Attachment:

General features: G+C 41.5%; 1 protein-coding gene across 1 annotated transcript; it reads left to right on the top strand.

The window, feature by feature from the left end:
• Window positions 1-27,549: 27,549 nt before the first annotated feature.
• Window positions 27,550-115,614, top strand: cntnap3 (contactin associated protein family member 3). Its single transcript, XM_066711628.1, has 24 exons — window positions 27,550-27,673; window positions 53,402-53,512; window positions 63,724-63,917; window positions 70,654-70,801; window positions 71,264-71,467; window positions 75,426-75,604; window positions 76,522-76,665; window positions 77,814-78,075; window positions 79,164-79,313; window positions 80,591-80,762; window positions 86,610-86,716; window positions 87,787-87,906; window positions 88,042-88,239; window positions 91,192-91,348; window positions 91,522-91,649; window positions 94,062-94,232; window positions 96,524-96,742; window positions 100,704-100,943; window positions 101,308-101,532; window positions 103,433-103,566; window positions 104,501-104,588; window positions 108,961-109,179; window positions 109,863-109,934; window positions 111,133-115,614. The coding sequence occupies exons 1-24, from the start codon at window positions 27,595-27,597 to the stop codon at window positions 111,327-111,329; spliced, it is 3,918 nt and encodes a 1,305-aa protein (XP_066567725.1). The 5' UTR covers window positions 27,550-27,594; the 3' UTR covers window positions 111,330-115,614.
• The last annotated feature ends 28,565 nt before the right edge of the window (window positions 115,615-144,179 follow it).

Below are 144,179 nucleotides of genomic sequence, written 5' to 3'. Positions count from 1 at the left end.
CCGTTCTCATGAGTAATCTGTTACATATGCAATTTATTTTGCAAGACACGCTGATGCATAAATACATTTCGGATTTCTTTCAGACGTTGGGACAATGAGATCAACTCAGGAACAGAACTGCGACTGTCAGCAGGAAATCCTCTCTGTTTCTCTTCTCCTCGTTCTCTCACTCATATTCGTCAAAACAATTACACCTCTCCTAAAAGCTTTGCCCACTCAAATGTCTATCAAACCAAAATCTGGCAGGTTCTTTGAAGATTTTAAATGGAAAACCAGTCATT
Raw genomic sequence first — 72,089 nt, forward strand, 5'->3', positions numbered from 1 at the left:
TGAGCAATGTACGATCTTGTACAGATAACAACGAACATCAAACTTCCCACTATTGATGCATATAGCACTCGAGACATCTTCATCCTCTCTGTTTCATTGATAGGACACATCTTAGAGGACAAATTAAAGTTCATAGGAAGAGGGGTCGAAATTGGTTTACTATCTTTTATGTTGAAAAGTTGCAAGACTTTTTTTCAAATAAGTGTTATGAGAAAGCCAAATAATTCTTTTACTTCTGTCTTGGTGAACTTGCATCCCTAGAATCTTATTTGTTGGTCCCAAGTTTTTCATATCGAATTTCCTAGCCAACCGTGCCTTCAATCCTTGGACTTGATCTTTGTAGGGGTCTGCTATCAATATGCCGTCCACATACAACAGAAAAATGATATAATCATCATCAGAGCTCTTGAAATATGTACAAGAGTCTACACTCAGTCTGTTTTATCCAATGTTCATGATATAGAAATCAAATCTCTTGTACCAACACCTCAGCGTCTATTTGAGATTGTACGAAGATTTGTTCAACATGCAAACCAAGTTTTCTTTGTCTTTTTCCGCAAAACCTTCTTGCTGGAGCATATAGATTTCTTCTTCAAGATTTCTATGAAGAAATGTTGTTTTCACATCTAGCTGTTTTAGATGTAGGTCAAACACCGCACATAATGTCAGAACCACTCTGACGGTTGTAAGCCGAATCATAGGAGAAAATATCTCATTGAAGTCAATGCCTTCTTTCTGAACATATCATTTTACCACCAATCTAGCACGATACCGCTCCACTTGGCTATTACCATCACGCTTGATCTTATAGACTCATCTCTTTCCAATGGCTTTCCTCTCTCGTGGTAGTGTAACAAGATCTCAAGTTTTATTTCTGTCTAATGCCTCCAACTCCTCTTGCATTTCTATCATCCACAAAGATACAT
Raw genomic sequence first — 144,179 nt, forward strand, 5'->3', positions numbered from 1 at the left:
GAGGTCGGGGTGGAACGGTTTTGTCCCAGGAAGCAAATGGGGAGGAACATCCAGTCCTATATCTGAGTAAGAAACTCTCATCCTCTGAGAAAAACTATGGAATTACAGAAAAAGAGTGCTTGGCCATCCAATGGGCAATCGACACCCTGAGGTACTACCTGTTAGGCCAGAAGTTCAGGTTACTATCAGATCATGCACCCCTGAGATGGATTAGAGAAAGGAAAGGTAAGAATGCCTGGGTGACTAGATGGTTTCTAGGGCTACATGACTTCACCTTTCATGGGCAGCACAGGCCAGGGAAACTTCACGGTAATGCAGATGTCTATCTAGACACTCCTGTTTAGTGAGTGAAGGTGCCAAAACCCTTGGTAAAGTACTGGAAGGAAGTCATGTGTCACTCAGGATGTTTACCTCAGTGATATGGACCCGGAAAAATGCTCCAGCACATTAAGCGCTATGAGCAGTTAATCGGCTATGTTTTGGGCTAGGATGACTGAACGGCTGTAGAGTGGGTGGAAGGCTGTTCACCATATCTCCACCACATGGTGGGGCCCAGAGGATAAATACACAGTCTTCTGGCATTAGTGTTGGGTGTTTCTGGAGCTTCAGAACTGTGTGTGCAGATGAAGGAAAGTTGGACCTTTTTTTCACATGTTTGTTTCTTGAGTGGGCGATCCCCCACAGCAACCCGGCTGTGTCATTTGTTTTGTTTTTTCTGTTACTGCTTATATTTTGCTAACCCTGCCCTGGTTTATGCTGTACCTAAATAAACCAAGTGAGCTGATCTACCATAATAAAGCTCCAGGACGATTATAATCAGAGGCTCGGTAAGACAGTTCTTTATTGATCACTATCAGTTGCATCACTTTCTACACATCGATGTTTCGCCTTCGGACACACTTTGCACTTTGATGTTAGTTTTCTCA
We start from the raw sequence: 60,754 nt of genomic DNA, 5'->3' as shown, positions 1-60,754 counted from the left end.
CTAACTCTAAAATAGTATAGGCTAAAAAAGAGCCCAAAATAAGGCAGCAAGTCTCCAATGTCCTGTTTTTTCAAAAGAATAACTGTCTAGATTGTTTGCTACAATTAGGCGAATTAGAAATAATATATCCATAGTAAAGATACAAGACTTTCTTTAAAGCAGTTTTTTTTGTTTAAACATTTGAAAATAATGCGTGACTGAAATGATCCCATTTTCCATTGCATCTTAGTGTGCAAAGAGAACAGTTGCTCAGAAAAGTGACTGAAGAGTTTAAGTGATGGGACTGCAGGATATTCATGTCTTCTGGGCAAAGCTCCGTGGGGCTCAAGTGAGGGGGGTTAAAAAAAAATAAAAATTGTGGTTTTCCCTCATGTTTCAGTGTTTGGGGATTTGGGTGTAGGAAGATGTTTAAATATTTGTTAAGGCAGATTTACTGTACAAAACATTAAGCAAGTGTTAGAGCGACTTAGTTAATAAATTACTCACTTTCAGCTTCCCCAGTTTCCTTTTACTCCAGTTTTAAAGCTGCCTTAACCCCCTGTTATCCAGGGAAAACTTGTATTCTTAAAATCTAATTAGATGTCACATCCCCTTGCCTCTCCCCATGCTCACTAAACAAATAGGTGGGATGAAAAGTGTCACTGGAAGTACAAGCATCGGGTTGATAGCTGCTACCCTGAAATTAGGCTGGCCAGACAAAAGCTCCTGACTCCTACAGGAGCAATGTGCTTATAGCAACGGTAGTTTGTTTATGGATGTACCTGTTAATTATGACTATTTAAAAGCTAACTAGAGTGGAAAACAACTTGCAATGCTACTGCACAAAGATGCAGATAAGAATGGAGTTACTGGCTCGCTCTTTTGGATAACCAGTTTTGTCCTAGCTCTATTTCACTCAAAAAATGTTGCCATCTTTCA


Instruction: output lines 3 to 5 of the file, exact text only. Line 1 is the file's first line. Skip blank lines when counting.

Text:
• Window positions 1-27,549: 27,549 nt before the first annotated feature.
• Window positions 27,550-115,614, top strand: cntnap3 (contactin associated protein family member 3). Its single transcript, XM_066711628.1, has 24 exons — window positions 27,550-27,673; window positions 53,402-53,512; window positions 63,724-63,917; window positions 70,654-70,801; window positions 71,264-71,467; window positions 75,426-75,604; window positions 76,522-76,665; window positions 77,814-78,075; window positions 79,164-79,313; window positions 80,591-80,762; window positions 86,610-86,716; window positions 87,787-87,906; window positions 88,042-88,239; window positions 91,192-91,348; window positions 91,522-91,649; window positions 94,062-94,232; window positions 96,524-96,742; window positions 100,704-100,943; window positions 101,308-101,532; window positions 103,433-103,566; window positions 104,501-104,588; window positions 108,961-109,179; window positions 109,863-109,934; window positions 111,133-115,614. The coding sequence occupies exons 1-24, from the start codon at window positions 27,595-27,597 to the stop codon at window positions 111,327-111,329; spliced, it is 3,918 nt and encodes a 1,305-aa protein (XP_066567725.1). The 5' UTR covers window positions 27,550-27,594; the 3' UTR covers window positions 111,330-115,614.
• The last annotated feature ends 28,565 nt before the right edge of the window (window positions 115,615-144,179 follow it).